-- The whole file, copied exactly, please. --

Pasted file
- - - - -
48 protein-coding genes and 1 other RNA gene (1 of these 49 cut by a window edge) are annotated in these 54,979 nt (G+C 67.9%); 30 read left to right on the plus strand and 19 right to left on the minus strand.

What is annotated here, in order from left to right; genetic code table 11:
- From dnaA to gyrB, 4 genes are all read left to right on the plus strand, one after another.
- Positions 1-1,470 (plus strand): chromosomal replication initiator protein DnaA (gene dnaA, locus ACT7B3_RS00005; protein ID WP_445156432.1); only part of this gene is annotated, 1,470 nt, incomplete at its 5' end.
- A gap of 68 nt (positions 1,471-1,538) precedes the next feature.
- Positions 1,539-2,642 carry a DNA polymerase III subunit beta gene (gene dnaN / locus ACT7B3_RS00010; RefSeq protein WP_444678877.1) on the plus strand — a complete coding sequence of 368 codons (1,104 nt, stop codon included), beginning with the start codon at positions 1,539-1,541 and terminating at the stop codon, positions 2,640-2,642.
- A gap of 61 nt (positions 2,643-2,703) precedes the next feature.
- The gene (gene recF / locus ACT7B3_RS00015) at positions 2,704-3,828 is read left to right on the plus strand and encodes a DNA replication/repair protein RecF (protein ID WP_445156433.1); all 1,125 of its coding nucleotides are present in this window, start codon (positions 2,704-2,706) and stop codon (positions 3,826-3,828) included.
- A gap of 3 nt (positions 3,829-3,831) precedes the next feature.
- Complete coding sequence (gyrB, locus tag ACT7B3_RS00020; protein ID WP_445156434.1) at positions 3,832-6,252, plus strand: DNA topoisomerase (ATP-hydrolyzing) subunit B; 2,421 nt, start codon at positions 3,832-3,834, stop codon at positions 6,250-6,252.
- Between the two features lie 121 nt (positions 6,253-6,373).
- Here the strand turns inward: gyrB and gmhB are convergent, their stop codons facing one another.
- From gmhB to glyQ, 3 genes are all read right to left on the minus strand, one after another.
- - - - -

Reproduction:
48 protein-coding genes and 1 other RNA gene (1 of these 49 cut by a window edge) are annotated in these 54,979 nt (G+C 67.9%); 30 read left to right on the plus strand and 19 right to left on the minus strand.

What is annotated here, in order from left to right; genetic code table 11:
- From dnaA to gyrB, 4 genes are all read left to right on the plus strand, one after another.
- Positions 1-1,470 (plus strand): chromosomal replication initiator protein DnaA (gene dnaA, locus ACT7B3_RS00005; protein ID WP_445156432.1); only part of this gene is annotated, 1,470 nt, incomplete at its 5' end.
- A gap of 68 nt (positions 1,471-1,538) precedes the next feature.
- Positions 1,539-2,642 carry a DNA polymerase III subunit beta gene (gene dnaN / locus ACT7B3_RS00010; RefSeq protein WP_444678877.1) on the plus strand — a complete coding sequence of 368 codons (1,104 nt, stop codon included), beginning with the start codon at positions 1,539-1,541 and terminating at the stop codon, positions 2,640-2,642.
- A gap of 61 nt (positions 2,643-2,703) precedes the next feature.
- The gene (gene recF / locus ACT7B3_RS00015) at positions 2,704-3,828 is read left to right on the plus strand and encodes a DNA replication/repair protein RecF (protein ID WP_445156433.1); all 1,125 of its coding nucleotides are present in this window, start codon (positions 2,704-2,706) and stop codon (positions 3,826-3,828) included.
- A gap of 3 nt (positions 3,829-3,831) precedes the next feature.
- Complete coding sequence (gyrB, locus tag ACT7B3_RS00020; protein ID WP_445156434.1) at positions 3,832-6,252, plus strand: DNA topoisomerase (ATP-hydrolyzing) subunit B; 2,421 nt, start codon at positions 3,832-3,834, stop codon at positions 6,250-6,252.
- Between the two features lie 121 nt (positions 6,253-6,373).
- Here the strand turns inward: gyrB and gmhB are convergent, their stop codons facing one another.
- From gmhB to glyQ, 3 genes are all read right to left on the minus strand, one after another.